Why when you eat you can import more than you eat

    Abdulaziz Sobh

    When it comes to health and well-being, these are small, sustainable changes. Take the stairs instead of the elevator, add a handful of spinach to your morning shake or prepare the meal for next week. These small changes can add great results. And now we have an easier adjustment that could lead to a great reward: the time of the meal. According to a new study, changing when you eat may be more important than what you eat when it comes to body composition and health benefits.

    In the study, published in the Journal of Nutritional Science, a group of participants was asked to delay breakfast 90 minutes and consume dinner 90 minutes earlier than usual, thus extending their nocturnal "fasting window", the time between dinner and breakfast. for 180 minutes. Participants were not told to follow specific dietary guidelines but could eat freely whenever they were inside the consumption window. The control group did not receive any restrictions on diet or time of the meal. After 10 weeks, the participants with restricted feeding over time had lost, on average, more than twice as much body fat as the control group. Then, without following a strict diet or even focusing on changing what they ate, the limited-time group lost more body fat simply by changing when they ate.

    This may be due to the fact that participants who modified their meal times were found to eat less food in general than the control group. In fact, 57 percent reported a decrease in appetite, decreased eating opportunities and a cut in nighttime snacks. Meaning: Restricting when they ate led them to involuntarily restrict how much they ate without feeling deprived.

    Although this study was small, it provides important information on how time-restricted eating and other forms of intermittent fasting can affect dietary intake, body composition, and overall health. Researchers are eager to continue exploring this connection and expand to larger trials to understand the full range of benefits.

    The benefits of intermittent fasting go beyond weight loss.
    The type of diet used in this study is a form of intermittent fasting, the practice of extending the period of time between meals, typically dinner and breakfast. Intermittent fasting has been gaining much traction recently, in fact, we call it one of the Wellness Trends of 2018 to observe. However, this is not just a new fashion for weight loss, and intermittent fasting goes beyond weight loss. Everything has been attributed to him, from cleaning the brain fog and curing the intestine to reducing inflammation and fighting cancer.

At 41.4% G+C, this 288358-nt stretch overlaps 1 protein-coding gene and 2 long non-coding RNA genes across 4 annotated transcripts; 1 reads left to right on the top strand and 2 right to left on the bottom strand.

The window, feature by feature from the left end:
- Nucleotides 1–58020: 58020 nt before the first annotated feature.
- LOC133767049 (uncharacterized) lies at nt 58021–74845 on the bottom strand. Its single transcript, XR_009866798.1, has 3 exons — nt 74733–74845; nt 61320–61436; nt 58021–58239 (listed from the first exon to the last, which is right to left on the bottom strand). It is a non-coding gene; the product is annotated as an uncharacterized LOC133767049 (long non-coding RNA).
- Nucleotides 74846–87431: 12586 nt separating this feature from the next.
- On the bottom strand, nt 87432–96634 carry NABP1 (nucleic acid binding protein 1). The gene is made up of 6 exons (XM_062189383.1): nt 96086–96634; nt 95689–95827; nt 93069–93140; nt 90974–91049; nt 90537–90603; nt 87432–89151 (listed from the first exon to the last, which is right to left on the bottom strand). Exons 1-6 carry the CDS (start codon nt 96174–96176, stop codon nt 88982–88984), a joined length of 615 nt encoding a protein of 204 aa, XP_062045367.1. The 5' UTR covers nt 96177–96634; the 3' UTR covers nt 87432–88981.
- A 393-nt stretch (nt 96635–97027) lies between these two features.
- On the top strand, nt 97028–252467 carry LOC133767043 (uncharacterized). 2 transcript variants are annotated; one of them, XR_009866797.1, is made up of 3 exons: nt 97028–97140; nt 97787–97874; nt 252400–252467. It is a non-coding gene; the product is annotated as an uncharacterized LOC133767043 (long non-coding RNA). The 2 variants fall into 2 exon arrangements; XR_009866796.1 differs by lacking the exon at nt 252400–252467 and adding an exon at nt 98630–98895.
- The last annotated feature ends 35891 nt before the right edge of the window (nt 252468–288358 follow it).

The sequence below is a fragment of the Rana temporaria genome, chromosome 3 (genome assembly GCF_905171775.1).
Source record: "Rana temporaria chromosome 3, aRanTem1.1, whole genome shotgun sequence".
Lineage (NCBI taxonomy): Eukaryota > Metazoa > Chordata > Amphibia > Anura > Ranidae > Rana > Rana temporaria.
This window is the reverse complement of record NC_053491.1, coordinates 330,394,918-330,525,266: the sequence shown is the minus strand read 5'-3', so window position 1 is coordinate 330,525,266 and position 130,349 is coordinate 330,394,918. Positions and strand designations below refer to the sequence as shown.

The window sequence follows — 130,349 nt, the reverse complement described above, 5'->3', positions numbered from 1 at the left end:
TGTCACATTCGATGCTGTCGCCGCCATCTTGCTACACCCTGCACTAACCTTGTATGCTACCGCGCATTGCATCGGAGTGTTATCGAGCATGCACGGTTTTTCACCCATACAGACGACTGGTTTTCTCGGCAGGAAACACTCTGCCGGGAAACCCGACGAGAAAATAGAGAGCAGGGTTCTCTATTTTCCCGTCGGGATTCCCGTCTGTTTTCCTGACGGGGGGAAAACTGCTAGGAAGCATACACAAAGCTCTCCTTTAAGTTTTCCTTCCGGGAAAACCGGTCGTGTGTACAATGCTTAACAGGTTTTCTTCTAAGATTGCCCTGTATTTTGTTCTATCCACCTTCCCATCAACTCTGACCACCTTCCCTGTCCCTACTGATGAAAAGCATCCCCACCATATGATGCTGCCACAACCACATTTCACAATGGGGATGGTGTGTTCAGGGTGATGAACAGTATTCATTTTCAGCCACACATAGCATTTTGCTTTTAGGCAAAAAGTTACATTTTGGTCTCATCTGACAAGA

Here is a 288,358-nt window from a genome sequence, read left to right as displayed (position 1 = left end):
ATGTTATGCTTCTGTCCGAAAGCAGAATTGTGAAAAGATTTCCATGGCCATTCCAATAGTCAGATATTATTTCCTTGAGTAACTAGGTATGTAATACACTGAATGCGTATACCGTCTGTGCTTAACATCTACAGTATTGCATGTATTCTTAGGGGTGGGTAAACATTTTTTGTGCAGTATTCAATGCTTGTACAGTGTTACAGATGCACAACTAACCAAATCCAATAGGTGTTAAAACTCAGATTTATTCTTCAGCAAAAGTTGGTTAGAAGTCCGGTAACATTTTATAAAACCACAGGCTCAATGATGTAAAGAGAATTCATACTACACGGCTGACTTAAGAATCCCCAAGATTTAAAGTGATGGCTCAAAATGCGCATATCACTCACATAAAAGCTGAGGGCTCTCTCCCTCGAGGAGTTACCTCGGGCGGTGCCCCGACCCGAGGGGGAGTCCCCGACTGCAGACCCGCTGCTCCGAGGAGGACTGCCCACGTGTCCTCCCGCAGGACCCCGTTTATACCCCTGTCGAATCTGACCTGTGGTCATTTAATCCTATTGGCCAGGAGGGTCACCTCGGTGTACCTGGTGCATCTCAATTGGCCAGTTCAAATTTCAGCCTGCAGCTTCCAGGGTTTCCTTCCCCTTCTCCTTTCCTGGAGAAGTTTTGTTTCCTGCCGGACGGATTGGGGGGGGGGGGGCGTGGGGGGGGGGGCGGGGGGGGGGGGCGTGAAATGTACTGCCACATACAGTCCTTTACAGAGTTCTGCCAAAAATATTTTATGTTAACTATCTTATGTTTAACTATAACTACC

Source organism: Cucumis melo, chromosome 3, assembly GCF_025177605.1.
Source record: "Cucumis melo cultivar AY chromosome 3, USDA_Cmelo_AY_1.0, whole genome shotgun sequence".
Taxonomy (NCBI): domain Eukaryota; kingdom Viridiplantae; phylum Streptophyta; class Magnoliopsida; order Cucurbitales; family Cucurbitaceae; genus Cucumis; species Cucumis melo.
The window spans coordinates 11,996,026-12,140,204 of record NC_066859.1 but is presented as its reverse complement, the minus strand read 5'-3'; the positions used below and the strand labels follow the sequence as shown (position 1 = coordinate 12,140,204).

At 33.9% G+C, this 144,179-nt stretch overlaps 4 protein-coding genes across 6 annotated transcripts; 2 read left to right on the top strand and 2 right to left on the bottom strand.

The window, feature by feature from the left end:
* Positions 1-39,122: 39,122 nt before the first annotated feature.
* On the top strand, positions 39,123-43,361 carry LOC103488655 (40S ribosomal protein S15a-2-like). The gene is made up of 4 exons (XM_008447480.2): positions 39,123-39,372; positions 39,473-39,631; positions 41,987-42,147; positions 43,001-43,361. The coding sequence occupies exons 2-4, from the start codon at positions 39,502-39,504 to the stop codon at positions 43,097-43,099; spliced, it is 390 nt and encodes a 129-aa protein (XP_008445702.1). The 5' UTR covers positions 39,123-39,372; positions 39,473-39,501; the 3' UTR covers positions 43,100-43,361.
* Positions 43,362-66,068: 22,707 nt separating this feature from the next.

The integrative neurologist, Ilene Ruhoy, MD, calls fasting "one of my favorite tools to perform multiple tasks to help fight inflammation, improve digestion and increase longevity," explaining that "just like you and I need to sleep for restore and revitalize, so does our digestive tract and organs. " Basically, when you fast, your body gets a break from digestion and can focus on other important mechanisms, such as cleaning damaged cells that may be prone to disease. This process, called autophagy, is at the heart of how fasting increases the immune system, combats chronic diseases and prolongs longevity.

    In addition, fasting allows a greater flow of blood to the brain, improving cognitive function. In fact, one study found that fasting acts as a mechanism of decluttering in the brain. The study found that fasting can "slow down" some of the overactive synaptic activity associated with Alzheimer's, Parkinson's and other degenerative diseases.

    Of course, fasting is not for everyone.
    Although fasting has a long list of benefits, there are some people who should avoid fasting. Experts warn that women who are pregnant or breastfeeding should not try to fast. In addition, anyone with a history of eating disorders can find this plan triggered and should stop fasting. In addition, the collective member of mbg, JJ Virgin, recommends that anyone with an adrenal problem, an imbalance of blood sugar or diabetes should proceed with caution. As with any new health regimen, always talk to your doctor before you begin.

    In addition, it is important to remember that fasting is not an excuse for overeating unhealthy foods during the "feeding window". Eating a healthy and balanced diet will keep you satiated during periods of fasting and will also maintain overall health. Whether you choose intermittently fast or not, you should focus on eating a variety of fruits and vegetables, whole grains and healthy proteins and fats.


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